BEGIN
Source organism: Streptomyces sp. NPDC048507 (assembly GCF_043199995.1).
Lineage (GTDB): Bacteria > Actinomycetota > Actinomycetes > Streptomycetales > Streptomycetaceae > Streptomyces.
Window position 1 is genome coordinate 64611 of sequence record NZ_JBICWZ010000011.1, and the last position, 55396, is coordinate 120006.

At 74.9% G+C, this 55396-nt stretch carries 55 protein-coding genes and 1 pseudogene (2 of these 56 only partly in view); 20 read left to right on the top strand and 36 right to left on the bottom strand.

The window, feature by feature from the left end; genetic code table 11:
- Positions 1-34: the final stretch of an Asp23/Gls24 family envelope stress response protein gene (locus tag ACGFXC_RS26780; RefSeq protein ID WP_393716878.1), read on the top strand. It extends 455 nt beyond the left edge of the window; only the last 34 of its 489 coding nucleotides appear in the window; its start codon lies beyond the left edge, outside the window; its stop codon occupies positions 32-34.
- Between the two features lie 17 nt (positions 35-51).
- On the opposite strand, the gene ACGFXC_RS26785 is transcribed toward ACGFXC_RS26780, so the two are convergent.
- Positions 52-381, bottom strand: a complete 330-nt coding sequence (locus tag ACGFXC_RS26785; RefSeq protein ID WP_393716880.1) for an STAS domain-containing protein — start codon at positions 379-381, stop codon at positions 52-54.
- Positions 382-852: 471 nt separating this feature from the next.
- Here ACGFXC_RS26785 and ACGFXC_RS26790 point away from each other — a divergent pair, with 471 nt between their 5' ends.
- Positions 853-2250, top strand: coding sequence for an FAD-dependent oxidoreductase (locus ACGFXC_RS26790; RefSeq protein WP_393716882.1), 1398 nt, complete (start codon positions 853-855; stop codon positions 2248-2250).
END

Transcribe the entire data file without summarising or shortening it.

Source organism: Streptomyces sp. NPDC048507 (assembly GCF_043199995.1).
Lineage (GTDB): Bacteria > Actinomycetota > Actinomycetes > Streptomycetales > Streptomycetaceae > Streptomyces.
Window position 1 is genome coordinate 64611 of sequence record NZ_JBICWZ010000011.1, and the last position, 55396, is coordinate 120006.

At 74.9% G+C, this 55396-nt stretch carries 55 protein-coding genes and 1 pseudogene (2 of these 56 only partly in view); 20 read left to right on the top strand and 36 right to left on the bottom strand.

The window, feature by feature from the left end; genetic code table 11:
- Positions 1-34: the final stretch of an Asp23/Gls24 family envelope stress response protein gene (locus tag ACGFXC_RS26780; RefSeq protein ID WP_393716878.1), read on the top strand. It extends 455 nt beyond the left edge of the window; only the last 34 of its 489 coding nucleotides appear in the window; its start codon lies beyond the left edge, outside the window; its stop codon occupies positions 32-34.
- Between the two features lie 17 nt (positions 35-51).
- On the opposite strand, the gene ACGFXC_RS26785 is transcribed toward ACGFXC_RS26780, so the two are convergent.
- Positions 52-381, bottom strand: a complete 330-nt coding sequence (locus tag ACGFXC_RS26785; RefSeq protein ID WP_393716880.1) for an STAS domain-containing protein — start codon at positions 379-381, stop codon at positions 52-54.
- Positions 382-852: 471 nt separating this feature from the next.
- Here ACGFXC_RS26785 and ACGFXC_RS26790 point away from each other — a divergent pair, with 471 nt between their 5' ends.
- Positions 853-2250, top strand: coding sequence for an FAD-dependent oxidoreductase (locus ACGFXC_RS26790; RefSeq protein WP_393716882.1), 1398 nt, complete (start codon positions 853-855; stop codon positions 2248-2250).